Meanwhile, the drive mode dial sits on the side of the instrument hood, and varies throttle and transmission response between Eco, Normal, Sport and—on F Sport models—Sport + modes. This also influences shock damping on F Sport cars. Our F tester handled every corner we threw at it and showed a marked difference in feel and agility over past ES models, though we also did not throw it Porsche-level corners, either. We managed to eke out some serious tire-singing in the more twisty sections, at which point steering feel does indeed inform you of potential doom, but the number of customers who will drive the ES and even the F Sport version in such a canyon-strafing manner will be few. For that kind of Andretti-ness, a full F model lexus like the GS-F would be a better choice. This is a sports-flavored luxury sedan rather than a luxury-flavored sports sedan, no matter how you slice it.
The 2019 Lexus ES300h hybrid powertrain is based around a 2.5-liter inline-4, though the power control unit, transaxle and battery are all new. The battery is smaller and now resides under the rear seat, opening up trunk space. The ES300h serves up impressive acceleration, if not ES350-ish, and hits 60 mph in around eight seconds on paper, and feels stronger than the quoted 215 total system hp. The ES300h stays quiet when flogging it, too; the CVT parks the engine at perhaps 5,000 rpm, but noise is low. And when trundling around at parking lot speeds, there’s next to no inverter sound, partially due to a new multi-layered firewall blanket.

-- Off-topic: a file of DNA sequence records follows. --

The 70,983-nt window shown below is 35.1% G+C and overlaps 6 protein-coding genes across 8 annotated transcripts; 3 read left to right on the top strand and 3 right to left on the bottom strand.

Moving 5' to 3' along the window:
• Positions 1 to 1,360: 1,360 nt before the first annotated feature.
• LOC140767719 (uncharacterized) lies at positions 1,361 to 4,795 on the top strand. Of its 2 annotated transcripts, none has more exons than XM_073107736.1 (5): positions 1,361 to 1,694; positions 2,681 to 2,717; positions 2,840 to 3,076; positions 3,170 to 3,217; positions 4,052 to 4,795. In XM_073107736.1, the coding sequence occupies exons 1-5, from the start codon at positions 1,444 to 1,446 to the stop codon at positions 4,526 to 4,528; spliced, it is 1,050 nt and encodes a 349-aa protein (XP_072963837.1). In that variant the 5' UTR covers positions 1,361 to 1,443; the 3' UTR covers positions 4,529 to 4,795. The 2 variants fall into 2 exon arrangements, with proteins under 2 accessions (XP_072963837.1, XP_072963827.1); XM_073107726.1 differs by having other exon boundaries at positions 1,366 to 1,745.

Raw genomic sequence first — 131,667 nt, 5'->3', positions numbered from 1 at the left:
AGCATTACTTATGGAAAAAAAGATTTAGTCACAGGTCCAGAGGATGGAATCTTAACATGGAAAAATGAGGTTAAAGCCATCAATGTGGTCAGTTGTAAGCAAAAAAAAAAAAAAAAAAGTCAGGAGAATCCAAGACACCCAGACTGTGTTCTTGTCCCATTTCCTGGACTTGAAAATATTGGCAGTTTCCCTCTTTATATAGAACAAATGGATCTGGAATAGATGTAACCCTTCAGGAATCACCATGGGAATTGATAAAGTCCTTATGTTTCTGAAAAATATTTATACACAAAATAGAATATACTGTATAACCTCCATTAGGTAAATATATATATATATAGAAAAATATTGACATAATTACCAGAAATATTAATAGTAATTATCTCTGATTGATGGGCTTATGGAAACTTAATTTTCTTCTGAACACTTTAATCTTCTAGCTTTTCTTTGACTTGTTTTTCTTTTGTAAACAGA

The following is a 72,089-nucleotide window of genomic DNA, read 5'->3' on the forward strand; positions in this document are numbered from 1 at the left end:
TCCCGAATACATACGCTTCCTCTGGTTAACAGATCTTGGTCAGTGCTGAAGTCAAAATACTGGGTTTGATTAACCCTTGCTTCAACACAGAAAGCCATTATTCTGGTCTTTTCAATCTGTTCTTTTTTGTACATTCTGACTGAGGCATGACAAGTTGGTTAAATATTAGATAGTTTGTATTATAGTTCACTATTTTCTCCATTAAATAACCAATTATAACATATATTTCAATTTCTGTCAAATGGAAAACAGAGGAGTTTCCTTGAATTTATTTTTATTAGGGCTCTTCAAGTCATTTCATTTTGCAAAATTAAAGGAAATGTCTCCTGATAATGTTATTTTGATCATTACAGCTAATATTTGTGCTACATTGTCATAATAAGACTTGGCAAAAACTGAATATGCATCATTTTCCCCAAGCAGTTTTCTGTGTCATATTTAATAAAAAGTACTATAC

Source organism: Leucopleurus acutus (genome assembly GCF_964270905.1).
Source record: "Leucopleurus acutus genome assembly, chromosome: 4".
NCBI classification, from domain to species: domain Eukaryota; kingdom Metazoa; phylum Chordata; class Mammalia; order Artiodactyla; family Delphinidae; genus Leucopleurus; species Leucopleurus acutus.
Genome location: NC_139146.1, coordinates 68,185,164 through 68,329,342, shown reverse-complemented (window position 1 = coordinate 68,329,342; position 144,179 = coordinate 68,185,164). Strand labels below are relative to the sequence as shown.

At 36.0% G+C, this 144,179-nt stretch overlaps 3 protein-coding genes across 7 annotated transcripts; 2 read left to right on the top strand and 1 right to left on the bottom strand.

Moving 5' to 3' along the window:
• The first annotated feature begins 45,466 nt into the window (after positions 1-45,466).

The new ES comes with a full deck of active safety features including automatic emergency braking, pedestrian and bicycle detection, road sign recognition, adaptive cruise control and rear object and pedestrian detection during parking.
As for efficiency, the ES300h will post impressive 44 mpg city, 45 highway, 44 combined ratings and will be the leader among luxury hybrids without a plug, admittedly a small class. The ES350 is predicted to reach 22/33/26 mpg.
Even with the solid F Sport effort here, our drive showed the new 2019 Lexus ES as a luxury-focused sedan at its core with a reliability pedigree second-to-none, and that’s not a bad thing.
Lexus provided travel and lodging to Internet Brands Automotive to bring you this firsthand report.